Disclaimer: notes transcribed as is, no editing has been made so as to preserve my original feelings as I read the chapter.
Part 7, Total War; Chapter 6, Andre Renard.
It sounds like the ex-French national had a fun time trying to survive in Paris. Those catacombs are ancient, dark and dangerous even without the zombie plague making things more difficult. I don’t think the tunnels underneath Paris have been mapped out properly and the conditions of the tunnels are uneven, atrocious and libel to collapse or cave in. Although the macabre section decorated in bones is probably safe, but that’s just a small percentage of tunnels.
Fighting zombies in these cramped tunnels sounds like a bloody nightmare of epic proportions. There wouldn’t be much room to swing a cat about, let alone try hand-to-hand combat with a few zombies. I know the French Resistance used those tunnels during World War II but I think they were used as a primary base, and to allude the Nazi’s, but I don’t recall many battles fought down there. At least not deep inside the underground network, maybe they had a few skirmishes around the perimeter but I reckon (or hope) that the Resistance knew the tunnels well enough to elude the German soldiers.
Zombies on the other hand, as they can only be destroyed in only one way, are not so easy to evade. It’s hardly surprising that new weapons, designed for close and cramped combat, were eventually being created. Necessity again. As with the “marsh covers” that somehow made it direct from America.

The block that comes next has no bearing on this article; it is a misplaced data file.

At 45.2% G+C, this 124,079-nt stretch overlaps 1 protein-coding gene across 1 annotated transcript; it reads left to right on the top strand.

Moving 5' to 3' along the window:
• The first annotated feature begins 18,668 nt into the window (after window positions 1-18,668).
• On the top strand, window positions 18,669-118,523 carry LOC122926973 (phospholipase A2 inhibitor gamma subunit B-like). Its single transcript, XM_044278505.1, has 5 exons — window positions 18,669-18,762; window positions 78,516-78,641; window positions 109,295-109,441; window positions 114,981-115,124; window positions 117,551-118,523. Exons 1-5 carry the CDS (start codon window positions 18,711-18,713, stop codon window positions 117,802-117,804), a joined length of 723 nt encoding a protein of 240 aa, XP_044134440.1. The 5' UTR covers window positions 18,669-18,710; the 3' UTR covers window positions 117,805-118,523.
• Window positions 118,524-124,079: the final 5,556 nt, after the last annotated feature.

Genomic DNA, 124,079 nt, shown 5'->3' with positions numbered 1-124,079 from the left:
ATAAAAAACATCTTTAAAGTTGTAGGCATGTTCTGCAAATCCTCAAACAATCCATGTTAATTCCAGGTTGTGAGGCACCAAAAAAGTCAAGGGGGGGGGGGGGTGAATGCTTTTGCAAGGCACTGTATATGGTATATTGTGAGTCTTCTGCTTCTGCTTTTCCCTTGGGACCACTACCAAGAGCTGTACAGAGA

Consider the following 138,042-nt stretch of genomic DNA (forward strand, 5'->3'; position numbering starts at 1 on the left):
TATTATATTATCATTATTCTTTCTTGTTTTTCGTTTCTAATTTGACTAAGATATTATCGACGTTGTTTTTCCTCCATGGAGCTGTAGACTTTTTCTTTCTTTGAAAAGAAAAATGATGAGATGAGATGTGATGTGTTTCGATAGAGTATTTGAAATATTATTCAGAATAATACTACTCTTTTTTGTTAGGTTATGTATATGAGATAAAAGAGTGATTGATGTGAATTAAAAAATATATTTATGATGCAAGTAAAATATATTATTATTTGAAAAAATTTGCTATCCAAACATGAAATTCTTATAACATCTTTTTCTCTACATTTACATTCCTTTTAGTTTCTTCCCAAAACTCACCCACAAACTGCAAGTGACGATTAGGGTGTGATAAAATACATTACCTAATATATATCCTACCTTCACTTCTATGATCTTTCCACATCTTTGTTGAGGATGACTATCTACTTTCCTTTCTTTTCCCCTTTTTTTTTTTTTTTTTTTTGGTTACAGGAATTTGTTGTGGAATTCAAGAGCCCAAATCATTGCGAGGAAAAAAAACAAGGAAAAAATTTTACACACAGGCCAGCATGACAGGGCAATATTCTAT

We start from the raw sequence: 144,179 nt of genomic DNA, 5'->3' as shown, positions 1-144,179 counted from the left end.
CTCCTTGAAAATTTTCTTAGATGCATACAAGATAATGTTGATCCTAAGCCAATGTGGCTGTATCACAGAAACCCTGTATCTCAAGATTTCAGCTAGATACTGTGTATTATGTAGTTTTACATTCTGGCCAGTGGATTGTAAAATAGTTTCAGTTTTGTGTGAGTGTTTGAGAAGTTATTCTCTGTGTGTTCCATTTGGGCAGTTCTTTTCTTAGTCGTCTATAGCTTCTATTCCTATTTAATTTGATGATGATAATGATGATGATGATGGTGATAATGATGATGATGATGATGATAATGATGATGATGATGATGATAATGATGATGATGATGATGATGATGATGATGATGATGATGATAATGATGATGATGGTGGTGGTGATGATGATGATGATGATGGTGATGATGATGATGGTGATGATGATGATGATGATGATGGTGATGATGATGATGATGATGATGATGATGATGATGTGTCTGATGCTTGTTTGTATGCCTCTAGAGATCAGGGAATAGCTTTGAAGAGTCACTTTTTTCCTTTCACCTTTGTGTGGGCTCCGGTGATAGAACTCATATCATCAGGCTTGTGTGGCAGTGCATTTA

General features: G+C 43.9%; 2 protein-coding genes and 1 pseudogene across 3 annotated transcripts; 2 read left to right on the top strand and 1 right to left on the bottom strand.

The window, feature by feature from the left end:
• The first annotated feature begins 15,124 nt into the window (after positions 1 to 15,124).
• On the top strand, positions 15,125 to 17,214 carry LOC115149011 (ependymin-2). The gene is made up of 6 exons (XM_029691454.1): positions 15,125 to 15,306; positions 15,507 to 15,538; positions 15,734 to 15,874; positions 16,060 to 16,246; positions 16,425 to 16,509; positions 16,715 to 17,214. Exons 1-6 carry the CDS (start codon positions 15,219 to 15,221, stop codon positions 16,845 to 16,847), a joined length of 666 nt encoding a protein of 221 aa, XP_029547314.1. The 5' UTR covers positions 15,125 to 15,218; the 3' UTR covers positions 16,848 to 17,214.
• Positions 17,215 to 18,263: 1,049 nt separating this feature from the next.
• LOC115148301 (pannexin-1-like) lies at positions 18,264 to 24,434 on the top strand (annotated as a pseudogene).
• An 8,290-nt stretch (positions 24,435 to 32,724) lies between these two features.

He describes battle situations in high water, how the new marsh covers were particularly useful against being bitten while wading through those waters. The stink, the gas masks and the inherent problems associated with them.
The whole idea of Cousteaus, the scuba divers who would fight against any deep water threat were probably the most unlucky of all those in the tunnels. When it comes to ratios of life or death, the Cousteaus had a 1 in 20 chance. Pretty piss poor odds, makes me wonder why.
Andre knows though, and the answer is chilling.
These poor people were sent to fight in that vast underground maze purely to fight and die so that France could have new heroes.
He points out how England cleaned out the zombies slowly and carefully. Meaning low casualties and even less subjected to the virus, fewer cases of people becoming infected.
It is the Hospital that his brother Emil became a war hero. The whole idea of this hero crap leaves me feeling more than a little sick.
Emil Renard, legendary war hero indeed.
I’ve never heard of this “Hospital”, and I know I’ll end up doing a little research on this one.
The Nazis had built it to house mental patients, so the legend goes, letting them starve to death behind the concrete walls.
Is it a legend, the idea is intriguing in a most morbid & curious sense. But the Nazi/SS type of soldier have a reputation for a particular style of cruelty.
Emil had to battle at this hospital, a place where the recently bitten and other poor unfortunate souls have been left behind high, secure walls. Some infirmary.
Andre says that later on, the recently infected were simply thrown over the walls to meet their end.
…they began throwing the infected, and who knows who else, into that undead vault.
Who knows who else.
That is simply creepy. Hiding within that sentence is an act of hideous contemplation, possibly even pre-meditated.
All these dumped zombies (and who else knows), just waiting, patiently, with singular intent.
Then Emil’s single squadron breaches the walls not realising that death is waiting on the other side. Did they blow the tunnel and escape that death? No.
That’s the most surprising thing about it, Emil led his squad into battle against undefeatable odds, three hundred zombies. It defies any common sense & all logic, what for?!
His voice was the last thing we heard before their radio went silent. His last words: “On ne passé pas!”
On ne passé pas. Translation – They shall not pass.
France got it’s hero.